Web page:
IBERS scientists lead red clover revival
Dr Leif Skøt (right) with colleagues at IBERS
30 November 2015
Scientists at Aberystwyth University’s IBERS (Institute of Biological, Environmental and Rural Sciences) and The Genome Analysis Centre (TGAC) in Norwich have sequenced and assembled the red clover genome.
The study entitled: "Red clover (Trifolium pratense L.) draft genome provides a platform for trait improvement" is published today in Scientific Reports, a journal of the Nature publishing group.
This is a significant scientific milestone for agriculture, as it will enable plant breeders to develop new varieties of red clover suitable for sustainable farming in a challenging and changing environment.
Senior author Dr Leif Skøt who is leading the project at IBERS said: “The goal is for this information to feed into our on-going red clover breeding programme to speed up the improvement of persistency and grazing tolerance whilst maintaining the high biomass yield red clover is known for.
We are combining the complementary expertise of our two institutes to unravel the genetic basis of the architecture of red clover plants. The collaboration reinforces the UK's leadership in translating the development of genetic and genomic resources from fundamental science to applications with a potential impact on the local and national economy.”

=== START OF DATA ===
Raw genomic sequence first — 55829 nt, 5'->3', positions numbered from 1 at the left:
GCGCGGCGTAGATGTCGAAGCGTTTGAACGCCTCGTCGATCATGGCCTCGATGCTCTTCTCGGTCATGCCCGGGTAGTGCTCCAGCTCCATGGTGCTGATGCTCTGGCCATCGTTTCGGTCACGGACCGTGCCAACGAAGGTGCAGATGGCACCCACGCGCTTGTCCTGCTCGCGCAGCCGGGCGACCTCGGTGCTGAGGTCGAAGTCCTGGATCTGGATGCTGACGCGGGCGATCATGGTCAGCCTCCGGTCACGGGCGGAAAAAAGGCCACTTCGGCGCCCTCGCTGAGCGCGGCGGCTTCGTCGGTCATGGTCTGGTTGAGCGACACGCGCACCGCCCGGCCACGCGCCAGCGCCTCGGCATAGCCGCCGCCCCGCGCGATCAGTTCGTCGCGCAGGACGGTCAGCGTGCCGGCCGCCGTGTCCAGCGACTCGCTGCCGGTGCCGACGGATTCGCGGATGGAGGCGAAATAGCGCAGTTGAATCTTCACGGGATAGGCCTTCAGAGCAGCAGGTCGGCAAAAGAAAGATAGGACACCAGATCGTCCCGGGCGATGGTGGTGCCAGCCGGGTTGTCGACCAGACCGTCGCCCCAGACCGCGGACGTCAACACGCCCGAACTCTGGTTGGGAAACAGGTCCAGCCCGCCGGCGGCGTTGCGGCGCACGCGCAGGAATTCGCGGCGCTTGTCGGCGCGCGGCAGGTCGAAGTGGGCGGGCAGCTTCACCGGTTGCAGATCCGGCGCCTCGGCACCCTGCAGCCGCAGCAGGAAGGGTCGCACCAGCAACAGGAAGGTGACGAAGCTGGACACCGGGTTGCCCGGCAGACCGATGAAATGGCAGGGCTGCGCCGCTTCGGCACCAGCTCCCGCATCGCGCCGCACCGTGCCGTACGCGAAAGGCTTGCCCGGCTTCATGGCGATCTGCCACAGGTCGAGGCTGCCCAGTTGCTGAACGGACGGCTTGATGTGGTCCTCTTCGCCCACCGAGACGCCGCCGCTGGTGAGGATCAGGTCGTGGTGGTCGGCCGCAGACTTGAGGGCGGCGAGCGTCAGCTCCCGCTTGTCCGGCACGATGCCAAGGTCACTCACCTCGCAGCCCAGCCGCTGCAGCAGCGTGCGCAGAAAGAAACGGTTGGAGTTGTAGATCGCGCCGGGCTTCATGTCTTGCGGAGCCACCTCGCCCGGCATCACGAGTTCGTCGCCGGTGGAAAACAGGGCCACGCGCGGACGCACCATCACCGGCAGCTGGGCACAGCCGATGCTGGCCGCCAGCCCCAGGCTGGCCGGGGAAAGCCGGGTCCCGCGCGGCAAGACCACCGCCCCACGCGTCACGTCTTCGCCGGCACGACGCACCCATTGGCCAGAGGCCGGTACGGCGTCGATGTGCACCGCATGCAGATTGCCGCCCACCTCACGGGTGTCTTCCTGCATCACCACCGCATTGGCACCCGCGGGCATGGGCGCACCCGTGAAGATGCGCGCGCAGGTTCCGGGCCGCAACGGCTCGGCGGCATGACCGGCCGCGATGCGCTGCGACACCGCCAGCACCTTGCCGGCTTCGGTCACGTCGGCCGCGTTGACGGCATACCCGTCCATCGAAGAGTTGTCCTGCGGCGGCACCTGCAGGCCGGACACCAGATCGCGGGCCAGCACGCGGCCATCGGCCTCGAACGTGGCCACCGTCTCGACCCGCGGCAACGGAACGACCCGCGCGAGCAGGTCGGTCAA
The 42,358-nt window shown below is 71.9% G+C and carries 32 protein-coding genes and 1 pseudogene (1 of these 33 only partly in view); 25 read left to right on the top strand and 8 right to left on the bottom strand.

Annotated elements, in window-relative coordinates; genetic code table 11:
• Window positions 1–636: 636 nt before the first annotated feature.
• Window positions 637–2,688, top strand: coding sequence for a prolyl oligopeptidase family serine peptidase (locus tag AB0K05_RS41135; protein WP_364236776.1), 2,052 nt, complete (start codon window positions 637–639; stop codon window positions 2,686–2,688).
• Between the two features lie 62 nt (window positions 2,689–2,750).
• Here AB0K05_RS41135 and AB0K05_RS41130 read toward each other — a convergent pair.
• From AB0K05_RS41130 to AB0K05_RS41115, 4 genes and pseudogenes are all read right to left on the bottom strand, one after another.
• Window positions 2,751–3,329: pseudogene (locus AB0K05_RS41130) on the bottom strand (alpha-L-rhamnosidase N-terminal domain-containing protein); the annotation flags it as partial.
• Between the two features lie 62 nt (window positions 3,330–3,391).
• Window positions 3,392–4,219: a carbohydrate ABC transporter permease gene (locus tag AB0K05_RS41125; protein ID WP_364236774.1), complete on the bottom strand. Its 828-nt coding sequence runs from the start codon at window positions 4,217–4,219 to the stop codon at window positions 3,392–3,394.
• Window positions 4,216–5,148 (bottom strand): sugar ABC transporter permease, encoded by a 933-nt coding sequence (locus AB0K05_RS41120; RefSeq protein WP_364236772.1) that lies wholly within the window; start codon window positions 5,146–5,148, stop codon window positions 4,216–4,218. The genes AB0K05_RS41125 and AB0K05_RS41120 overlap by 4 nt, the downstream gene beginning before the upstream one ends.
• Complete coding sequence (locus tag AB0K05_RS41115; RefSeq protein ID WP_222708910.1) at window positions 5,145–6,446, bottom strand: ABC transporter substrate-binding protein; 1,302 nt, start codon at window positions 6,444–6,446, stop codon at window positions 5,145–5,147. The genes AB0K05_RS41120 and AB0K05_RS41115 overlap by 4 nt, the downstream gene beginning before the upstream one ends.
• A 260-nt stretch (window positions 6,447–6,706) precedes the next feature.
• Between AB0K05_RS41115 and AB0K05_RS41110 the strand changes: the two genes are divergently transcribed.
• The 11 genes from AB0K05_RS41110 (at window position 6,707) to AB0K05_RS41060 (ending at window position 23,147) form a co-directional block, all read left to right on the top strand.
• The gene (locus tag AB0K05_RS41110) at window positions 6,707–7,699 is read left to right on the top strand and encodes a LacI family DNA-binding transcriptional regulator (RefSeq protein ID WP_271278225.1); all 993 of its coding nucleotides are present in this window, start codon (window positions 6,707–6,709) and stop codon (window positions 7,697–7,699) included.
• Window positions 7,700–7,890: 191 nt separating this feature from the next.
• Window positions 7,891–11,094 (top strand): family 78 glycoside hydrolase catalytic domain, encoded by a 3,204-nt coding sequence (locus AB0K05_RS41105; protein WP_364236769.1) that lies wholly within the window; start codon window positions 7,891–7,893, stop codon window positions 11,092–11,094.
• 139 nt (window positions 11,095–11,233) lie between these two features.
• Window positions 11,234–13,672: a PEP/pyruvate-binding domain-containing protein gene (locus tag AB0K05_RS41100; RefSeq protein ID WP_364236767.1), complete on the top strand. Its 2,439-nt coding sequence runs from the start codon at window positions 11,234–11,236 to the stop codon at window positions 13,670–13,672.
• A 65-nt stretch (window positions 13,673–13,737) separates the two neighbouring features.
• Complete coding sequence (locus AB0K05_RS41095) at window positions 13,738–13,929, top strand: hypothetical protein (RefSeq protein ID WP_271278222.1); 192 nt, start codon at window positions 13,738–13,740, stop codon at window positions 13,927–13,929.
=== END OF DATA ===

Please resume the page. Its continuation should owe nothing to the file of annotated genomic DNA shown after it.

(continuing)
Forage legumes, in particular clovers, are key components of more sustainable livestock agriculture, as their use will reduce the need for industrial nitrogen fertilizer and also serve as a source of home grown protein for animal feed.
Until the 1960’s the use of these legumes was essential to maintain soil fertility in crop rotations. Since then its use declined chiefly as a consequence of the availability of cheap industrially made nitrogen fertilizer.
However, the need to now reduce the environmental footprint of livestock farming and increase the supply of homegrown fodder protein is driving a comeback for red clover and other forage legumes, and increased use of red clover in livestock farming is dependent upon genetic improvement of this crop.
An ongoing project at IBERS and TGAC aims to use a collection of diverse natural lines of red clover for breeding new elite varieties more resistant to grazing and stomping by livestock, and to understand the domestication process that led to the adoption of red clover as a crop.
This draft genome will assist the on-going breeding programme, by speeding up the incorporation of beneficial traits from a panel of diverse red clover plants sampled from all around Europe for use in sustainable agriculture.
Lead author Jose de Vega, researcher at TGAC, said: “The publication of the red clover reference genome is an important milestone, as it represents the first genome sequence of the clover forage crops, which are key components of more sustainable livestock agriculture.
“The availability of the genome assembly will pave the way towards genomics-assisted breeding methods for forage legumes, and provide a platform for deeper understanding of the genetics of forage crop domestication.”
“Red clover is attractive because of its high protein content, diversity and ability to fix atmospheric nitrogen, but enhancing its role in sustainable agriculture requires improvements of persistency, disease resistance, and tolerance to grazing.”